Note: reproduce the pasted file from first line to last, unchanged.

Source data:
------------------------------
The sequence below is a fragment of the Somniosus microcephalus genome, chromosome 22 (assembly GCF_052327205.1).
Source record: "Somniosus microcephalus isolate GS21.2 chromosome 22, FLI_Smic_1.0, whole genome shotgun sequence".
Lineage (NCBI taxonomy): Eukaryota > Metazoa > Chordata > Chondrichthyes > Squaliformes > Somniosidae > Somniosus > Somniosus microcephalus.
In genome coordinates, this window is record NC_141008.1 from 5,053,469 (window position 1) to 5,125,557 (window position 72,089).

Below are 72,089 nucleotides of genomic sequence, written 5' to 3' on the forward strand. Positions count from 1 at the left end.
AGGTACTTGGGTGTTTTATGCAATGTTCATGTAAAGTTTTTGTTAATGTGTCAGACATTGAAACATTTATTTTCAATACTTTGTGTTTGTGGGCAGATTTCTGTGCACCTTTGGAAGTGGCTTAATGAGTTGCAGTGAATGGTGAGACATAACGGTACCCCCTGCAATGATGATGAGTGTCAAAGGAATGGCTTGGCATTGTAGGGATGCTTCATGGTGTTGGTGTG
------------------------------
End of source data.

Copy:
The sequence below is a fragment of the Somniosus microcephalus genome, chromosome 22 (assembly GCF_052327205.1).
Source record: "Somniosus microcephalus isolate GS21.2 chromosome 22, FLI_Smic_1.0, whole genome shotgun sequence".
Lineage (NCBI taxonomy): Eukaryota > Metazoa > Chordata > Chondrichthyes > Squaliformes > Somniosidae > Somniosus > Somniosus microcephalus.
In genome coordinates, this window is record NC_141008.1 from 5,053,469 (window position 1) to 5,125,557 (window position 72,089).

Below are 72,089 nucleotides of genomic sequence, written 5' to 3' on the forward strand. Positions count from 1 at the left end.
AGGTACTTGGGTGTTTTATGCAATGTTCATGTAAAGTTTTTGTTAATGTGTCAGACATTGAAACATTTATTTTCAATACTTTGTGTTTGTGGGCAGATTTCTGTGCACCTTTGGAAGTGGCTTAATGAGTTGCAGTGAATGGTGAGACATAACGGTACCCCCTGCAATGATGATGAGTGTCAAAGGAATGGCTTGGCATTGTAGGGATGCTTCATGGTGTTGGTGTG